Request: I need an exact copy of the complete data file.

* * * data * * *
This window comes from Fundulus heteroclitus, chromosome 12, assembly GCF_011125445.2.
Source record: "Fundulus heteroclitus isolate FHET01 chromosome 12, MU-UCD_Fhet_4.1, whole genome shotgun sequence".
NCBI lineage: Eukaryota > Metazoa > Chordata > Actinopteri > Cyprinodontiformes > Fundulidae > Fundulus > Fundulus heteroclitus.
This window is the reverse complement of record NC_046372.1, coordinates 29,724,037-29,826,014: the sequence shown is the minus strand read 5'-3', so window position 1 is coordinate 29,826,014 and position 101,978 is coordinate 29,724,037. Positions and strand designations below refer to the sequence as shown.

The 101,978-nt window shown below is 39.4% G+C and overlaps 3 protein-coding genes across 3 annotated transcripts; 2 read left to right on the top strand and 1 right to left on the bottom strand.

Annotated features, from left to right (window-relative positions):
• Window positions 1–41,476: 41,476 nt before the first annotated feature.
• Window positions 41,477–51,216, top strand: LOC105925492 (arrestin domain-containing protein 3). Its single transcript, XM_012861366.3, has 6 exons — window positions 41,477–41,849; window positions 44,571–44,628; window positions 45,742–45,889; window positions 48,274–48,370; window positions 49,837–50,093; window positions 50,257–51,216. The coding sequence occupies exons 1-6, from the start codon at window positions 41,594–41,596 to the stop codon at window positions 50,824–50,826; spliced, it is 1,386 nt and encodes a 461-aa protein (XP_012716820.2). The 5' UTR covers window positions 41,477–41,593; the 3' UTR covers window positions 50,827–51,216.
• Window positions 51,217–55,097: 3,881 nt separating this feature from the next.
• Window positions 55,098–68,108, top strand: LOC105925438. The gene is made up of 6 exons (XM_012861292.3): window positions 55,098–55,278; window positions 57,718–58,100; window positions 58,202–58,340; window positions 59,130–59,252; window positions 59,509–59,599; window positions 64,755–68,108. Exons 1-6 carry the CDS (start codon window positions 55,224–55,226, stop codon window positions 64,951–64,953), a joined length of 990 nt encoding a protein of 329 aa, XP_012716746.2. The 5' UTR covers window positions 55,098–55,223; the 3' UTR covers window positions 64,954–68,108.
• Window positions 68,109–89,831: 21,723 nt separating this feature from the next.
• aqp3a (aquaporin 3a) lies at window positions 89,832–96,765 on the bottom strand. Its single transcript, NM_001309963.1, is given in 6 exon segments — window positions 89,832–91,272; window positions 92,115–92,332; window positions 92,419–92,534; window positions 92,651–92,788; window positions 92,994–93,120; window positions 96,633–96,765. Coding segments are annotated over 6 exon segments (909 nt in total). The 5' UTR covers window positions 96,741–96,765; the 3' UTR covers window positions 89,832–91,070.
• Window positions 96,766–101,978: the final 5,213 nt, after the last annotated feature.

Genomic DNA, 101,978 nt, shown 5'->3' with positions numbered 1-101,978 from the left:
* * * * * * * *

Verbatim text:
This window comes from Fundulus heteroclitus, chromosome 12, assembly GCF_011125445.2.
Source record: "Fundulus heteroclitus isolate FHET01 chromosome 12, MU-UCD_Fhet_4.1, whole genome shotgun sequence".
NCBI lineage: Eukaryota > Metazoa > Chordata > Actinopteri > Cyprinodontiformes > Fundulidae > Fundulus > Fundulus heteroclitus.
This window is the reverse complement of record NC_046372.1, coordinates 29,724,037-29,826,014: the sequence shown is the minus strand read 5'-3', so window position 1 is coordinate 29,826,014 and position 101,978 is coordinate 29,724,037. Positions and strand designations below refer to the sequence as shown.

The 101,978-nt window shown below is 39.4% G+C and overlaps 3 protein-coding genes across 3 annotated transcripts; 2 read left to right on the top strand and 1 right to left on the bottom strand.

Annotated features, from left to right (window-relative positions):
• Window positions 1–41,476: 41,476 nt before the first annotated feature.
• Window positions 41,477–51,216, top strand: LOC105925492 (arrestin domain-containing protein 3). Its single transcript, XM_012861366.3, has 6 exons — window positions 41,477–41,849; window positions 44,571–44,628; window positions 45,742–45,889; window positions 48,274–48,370; window positions 49,837–50,093; window positions 50,257–51,216. The coding sequence occupies exons 1-6, from the start codon at window positions 41,594–41,596 to the stop codon at window positions 50,824–50,826; spliced, it is 1,386 nt and encodes a 461-aa protein (XP_012716820.2). The 5' UTR covers window positions 41,477–41,593; the 3' UTR covers window positions 50,827–51,216.
• Window positions 51,217–55,097: 3,881 nt separating this feature from the next.
• Window positions 55,098–68,108, top strand: LOC105925438. The gene is made up of 6 exons (XM_012861292.3): window positions 55,098–55,278; window positions 57,718–58,100; window positions 58,202–58,340; window positions 59,130–59,252; window positions 59,509–59,599; window positions 64,755–68,108. Exons 1-6 carry the CDS (start codon window positions 55,224–55,226, stop codon window positions 64,951–64,953), a joined length of 990 nt encoding a protein of 329 aa, XP_012716746.2. The 5' UTR covers window positions 55,098–55,223; the 3' UTR covers window positions 64,954–68,108.
• Window positions 68,109–89,831: 21,723 nt separating this feature from the next.
• aqp3a (aquaporin 3a) lies at window positions 89,832–96,765 on the bottom strand. Its single transcript, NM_001309963.1, is given in 6 exon segments — window positions 89,832–91,272; window positions 92,115–92,332; window positions 92,419–92,534; window positions 92,651–92,788; window positions 92,994–93,120; window positions 96,633–96,765. Coding segments are annotated over 6 exon segments (909 nt in total). The 5' UTR covers window positions 96,741–96,765; the 3' UTR covers window positions 89,832–91,070.
• Window positions 96,766–101,978: the final 5,213 nt, after the last annotated feature.

Genomic DNA, 101,978 nt, shown 5'->3' with positions numbered 1-101,978 from the left: